Artificial intelligence is gaining traction in areas of social responsibility. From climate change to social polarization to epidemics, humankind has been seeking new solutions to old but persistent problems. From a technological point of view, the amount of daily data produced in the digital universe now allows for state-of-the-art approaches, which may lead to innovative solutions in these underserved areas.
AI for social good turned into a reality for us at Tryolabs after we collaborated with an NGO to improve upon how African lions are tracked, which helps with species preservation. We will go into more detail on that timely case, especially as wildlife conservation faces the immense challenges posed by devastating megafires threatening the lives of millions of animals in historic ways.
Further, we’ll cover some applications of AI for social good in fields such as education, urban planning, healthcare, and wildlife conservation (where we’ll discuss our journey with lion tracking). These are all subjects that have been widely examined with technology, as their profound global impact only grows.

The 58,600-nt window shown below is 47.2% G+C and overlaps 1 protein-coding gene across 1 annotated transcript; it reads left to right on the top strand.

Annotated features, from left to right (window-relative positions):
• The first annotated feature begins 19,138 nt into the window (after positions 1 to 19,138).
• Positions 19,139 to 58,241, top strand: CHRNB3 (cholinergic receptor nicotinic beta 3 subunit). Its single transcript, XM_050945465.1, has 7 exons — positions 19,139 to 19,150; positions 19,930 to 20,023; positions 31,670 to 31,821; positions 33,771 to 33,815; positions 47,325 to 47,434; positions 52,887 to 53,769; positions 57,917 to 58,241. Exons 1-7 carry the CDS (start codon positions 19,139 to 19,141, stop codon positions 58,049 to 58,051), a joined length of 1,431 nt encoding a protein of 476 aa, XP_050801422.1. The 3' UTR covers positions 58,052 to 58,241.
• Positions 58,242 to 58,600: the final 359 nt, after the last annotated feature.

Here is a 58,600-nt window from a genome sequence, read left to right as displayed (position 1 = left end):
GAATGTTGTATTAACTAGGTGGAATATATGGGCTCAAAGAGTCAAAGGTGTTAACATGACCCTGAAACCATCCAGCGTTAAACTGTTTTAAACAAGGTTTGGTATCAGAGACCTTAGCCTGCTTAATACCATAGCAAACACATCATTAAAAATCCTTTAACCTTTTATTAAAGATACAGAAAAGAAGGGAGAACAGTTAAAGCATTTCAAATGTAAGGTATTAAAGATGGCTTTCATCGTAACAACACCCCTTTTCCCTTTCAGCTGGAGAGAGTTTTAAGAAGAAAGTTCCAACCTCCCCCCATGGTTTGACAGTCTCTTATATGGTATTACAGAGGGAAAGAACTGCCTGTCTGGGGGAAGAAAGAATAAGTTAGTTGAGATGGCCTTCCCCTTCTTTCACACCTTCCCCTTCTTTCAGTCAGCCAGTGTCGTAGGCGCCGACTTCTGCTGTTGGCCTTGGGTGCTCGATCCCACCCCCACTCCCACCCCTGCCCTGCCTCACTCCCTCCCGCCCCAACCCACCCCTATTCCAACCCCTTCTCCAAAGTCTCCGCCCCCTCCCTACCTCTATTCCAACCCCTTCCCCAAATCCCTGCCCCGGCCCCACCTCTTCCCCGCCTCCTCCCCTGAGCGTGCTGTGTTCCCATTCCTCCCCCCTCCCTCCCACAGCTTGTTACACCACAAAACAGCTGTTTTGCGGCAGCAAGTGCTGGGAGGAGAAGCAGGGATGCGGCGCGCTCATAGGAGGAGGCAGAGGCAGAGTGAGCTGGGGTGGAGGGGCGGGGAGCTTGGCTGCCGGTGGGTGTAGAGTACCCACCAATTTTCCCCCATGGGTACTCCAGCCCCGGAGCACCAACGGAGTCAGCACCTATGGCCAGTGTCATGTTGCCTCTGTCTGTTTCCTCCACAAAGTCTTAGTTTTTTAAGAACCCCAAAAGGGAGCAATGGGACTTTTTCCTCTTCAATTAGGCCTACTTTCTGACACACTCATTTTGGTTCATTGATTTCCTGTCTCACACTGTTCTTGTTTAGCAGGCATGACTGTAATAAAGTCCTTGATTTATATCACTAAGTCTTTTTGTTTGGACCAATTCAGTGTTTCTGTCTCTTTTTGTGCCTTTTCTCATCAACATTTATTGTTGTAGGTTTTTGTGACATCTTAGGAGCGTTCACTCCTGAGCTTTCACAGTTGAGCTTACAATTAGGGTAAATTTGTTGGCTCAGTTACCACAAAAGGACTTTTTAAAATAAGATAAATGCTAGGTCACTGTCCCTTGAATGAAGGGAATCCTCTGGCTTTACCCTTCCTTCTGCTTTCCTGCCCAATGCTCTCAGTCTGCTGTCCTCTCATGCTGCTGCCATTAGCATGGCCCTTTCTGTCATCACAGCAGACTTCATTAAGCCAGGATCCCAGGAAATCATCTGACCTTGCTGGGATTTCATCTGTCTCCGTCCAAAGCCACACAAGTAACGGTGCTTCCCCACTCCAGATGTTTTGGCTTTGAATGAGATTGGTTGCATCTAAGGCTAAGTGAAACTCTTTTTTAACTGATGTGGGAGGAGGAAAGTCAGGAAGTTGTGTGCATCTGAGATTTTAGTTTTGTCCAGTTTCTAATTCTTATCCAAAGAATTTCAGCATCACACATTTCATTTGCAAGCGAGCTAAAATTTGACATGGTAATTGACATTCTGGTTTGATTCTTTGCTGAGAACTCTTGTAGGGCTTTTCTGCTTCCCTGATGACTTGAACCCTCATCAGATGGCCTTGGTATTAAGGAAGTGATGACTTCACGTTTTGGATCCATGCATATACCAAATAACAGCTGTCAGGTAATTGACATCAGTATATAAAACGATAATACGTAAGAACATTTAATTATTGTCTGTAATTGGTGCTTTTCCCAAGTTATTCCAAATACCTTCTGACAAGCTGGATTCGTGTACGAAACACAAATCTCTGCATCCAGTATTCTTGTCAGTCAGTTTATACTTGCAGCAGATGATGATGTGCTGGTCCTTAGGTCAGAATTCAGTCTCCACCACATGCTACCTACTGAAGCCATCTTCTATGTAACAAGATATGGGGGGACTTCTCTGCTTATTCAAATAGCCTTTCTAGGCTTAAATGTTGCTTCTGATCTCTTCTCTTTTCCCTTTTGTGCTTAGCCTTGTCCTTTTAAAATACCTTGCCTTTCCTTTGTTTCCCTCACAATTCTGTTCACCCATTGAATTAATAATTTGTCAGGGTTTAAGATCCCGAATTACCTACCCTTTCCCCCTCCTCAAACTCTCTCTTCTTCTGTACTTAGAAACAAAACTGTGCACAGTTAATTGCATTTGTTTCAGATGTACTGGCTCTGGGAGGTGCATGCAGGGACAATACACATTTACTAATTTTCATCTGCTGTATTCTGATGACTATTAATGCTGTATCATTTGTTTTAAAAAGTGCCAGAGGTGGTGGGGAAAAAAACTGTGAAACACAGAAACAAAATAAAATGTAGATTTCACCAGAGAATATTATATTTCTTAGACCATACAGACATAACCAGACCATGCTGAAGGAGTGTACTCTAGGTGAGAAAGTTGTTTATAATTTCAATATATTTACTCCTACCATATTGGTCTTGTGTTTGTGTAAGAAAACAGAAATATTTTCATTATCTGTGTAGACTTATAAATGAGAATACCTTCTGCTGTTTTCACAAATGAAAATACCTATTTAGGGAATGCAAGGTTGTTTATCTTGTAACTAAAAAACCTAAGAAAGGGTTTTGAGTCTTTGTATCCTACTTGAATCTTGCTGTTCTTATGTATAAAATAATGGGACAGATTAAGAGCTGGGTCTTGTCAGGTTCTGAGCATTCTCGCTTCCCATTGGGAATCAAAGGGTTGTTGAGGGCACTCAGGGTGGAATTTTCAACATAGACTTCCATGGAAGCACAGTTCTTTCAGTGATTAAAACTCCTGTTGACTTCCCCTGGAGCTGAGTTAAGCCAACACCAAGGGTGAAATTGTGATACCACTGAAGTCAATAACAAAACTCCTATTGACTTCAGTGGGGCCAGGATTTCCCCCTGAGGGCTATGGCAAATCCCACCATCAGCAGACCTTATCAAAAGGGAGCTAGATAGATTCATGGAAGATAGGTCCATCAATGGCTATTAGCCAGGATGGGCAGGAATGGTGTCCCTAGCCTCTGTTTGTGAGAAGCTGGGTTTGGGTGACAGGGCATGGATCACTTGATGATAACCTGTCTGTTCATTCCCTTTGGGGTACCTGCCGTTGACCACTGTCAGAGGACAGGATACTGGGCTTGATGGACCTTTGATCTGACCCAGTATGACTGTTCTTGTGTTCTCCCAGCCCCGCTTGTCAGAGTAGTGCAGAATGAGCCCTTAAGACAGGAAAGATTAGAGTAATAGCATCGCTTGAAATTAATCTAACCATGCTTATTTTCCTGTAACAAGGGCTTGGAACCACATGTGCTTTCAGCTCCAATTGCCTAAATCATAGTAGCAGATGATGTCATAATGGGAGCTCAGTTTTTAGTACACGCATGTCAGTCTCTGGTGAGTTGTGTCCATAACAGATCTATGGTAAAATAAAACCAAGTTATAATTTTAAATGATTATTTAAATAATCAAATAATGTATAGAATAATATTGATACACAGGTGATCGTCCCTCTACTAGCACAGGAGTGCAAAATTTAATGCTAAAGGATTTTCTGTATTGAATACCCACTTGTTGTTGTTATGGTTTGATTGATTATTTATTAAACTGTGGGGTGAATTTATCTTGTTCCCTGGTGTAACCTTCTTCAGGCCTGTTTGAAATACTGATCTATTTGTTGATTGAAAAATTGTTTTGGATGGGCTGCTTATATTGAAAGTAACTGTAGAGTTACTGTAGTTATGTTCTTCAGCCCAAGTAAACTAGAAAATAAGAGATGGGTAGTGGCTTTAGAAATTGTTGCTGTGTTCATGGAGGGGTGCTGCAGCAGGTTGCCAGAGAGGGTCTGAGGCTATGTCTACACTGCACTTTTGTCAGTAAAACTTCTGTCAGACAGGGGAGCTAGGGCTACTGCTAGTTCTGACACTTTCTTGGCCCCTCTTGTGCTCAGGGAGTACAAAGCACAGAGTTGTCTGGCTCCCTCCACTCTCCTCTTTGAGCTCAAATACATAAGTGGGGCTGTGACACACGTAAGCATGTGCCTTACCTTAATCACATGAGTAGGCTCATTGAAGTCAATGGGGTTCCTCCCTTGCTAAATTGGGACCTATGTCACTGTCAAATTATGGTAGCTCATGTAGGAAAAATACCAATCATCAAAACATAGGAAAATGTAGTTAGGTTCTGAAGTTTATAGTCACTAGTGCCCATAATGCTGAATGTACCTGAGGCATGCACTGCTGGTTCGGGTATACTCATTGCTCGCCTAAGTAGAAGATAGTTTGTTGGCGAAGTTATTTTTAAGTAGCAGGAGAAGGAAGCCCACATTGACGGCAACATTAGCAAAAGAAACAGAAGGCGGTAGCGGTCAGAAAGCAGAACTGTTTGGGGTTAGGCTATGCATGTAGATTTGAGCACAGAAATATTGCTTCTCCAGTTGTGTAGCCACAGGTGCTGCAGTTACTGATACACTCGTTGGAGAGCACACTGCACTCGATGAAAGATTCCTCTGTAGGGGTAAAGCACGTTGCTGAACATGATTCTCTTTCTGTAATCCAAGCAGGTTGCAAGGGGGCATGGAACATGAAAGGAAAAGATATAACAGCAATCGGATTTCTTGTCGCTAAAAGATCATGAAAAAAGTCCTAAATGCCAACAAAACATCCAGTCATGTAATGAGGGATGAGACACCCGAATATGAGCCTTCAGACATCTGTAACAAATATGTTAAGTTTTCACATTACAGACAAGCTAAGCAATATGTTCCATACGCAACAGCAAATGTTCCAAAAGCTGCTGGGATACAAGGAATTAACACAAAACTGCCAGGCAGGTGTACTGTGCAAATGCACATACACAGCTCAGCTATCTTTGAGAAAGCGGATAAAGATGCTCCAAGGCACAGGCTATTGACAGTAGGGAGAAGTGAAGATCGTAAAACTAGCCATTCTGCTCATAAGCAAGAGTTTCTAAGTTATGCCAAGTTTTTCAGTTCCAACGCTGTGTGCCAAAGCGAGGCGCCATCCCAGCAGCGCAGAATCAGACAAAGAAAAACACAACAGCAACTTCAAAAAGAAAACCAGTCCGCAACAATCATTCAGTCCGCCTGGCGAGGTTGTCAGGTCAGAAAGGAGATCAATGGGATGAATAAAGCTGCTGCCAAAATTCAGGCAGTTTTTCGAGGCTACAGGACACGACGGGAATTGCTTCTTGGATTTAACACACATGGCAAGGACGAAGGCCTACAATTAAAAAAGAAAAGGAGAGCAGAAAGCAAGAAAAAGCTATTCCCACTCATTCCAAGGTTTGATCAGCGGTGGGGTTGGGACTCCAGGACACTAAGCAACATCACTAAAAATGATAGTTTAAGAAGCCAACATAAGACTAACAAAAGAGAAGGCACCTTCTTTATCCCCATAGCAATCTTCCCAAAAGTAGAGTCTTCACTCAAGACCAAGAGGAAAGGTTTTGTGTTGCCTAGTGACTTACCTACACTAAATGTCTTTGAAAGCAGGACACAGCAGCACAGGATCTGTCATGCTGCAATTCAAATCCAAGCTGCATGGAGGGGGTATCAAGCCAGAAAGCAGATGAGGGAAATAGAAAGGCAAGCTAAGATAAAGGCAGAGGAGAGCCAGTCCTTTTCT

These examples serve as the foundation for our search to figure out how to do more with AI for social good. This led us to build a framework for socially responsible contributions. A collaborative approach is a major part of these solutions, since a primary constraint on tech investment in this domain is cost. Therefore, we encourage you to share your project, research or idea with us, no matter the stage you are at, as we are very interested in any new AI implementation for social good!
With that being said, let’s now dive into the examples! ✨
How predictive analytics is helping in cancer treatment
One of many relatable AI applications for social good pertains to the healthcare sector, as it may personally affect us all. Cancer causes 1 in 6 deaths globally, an estimated 9.6 million people died in 2018, and over 300.000 cases are diagnosed each year. As the disease keeps spreading, AI approaches for healthcare are quickly establishing revolutionary solutions in this space.
Predictive analytics techniques are being applied to healthcare scenarios, in order to evaluate clinical data and anticipate future trends. One of the main advantages of predictive analytics in this field is in improving the accuracy of diagnosis and treatment.
PathAI, a technology provider for pathology laboratories, found a strong correlation between AI-powered and manual qualification of one particular protein across various tumor cells. The PD-L1 protein keeps immune cells from attacking non-harmful cells in the body, and since some cancer cells contain high amounts of this protein, they can deceive the immune system and avoid detection as harmful agents. Thus, they are not attacked. By precisely identifying that protein, health professionals have a greater understanding, which in turn gives them the ability to determine if a patient is more likely to develop cancer or not.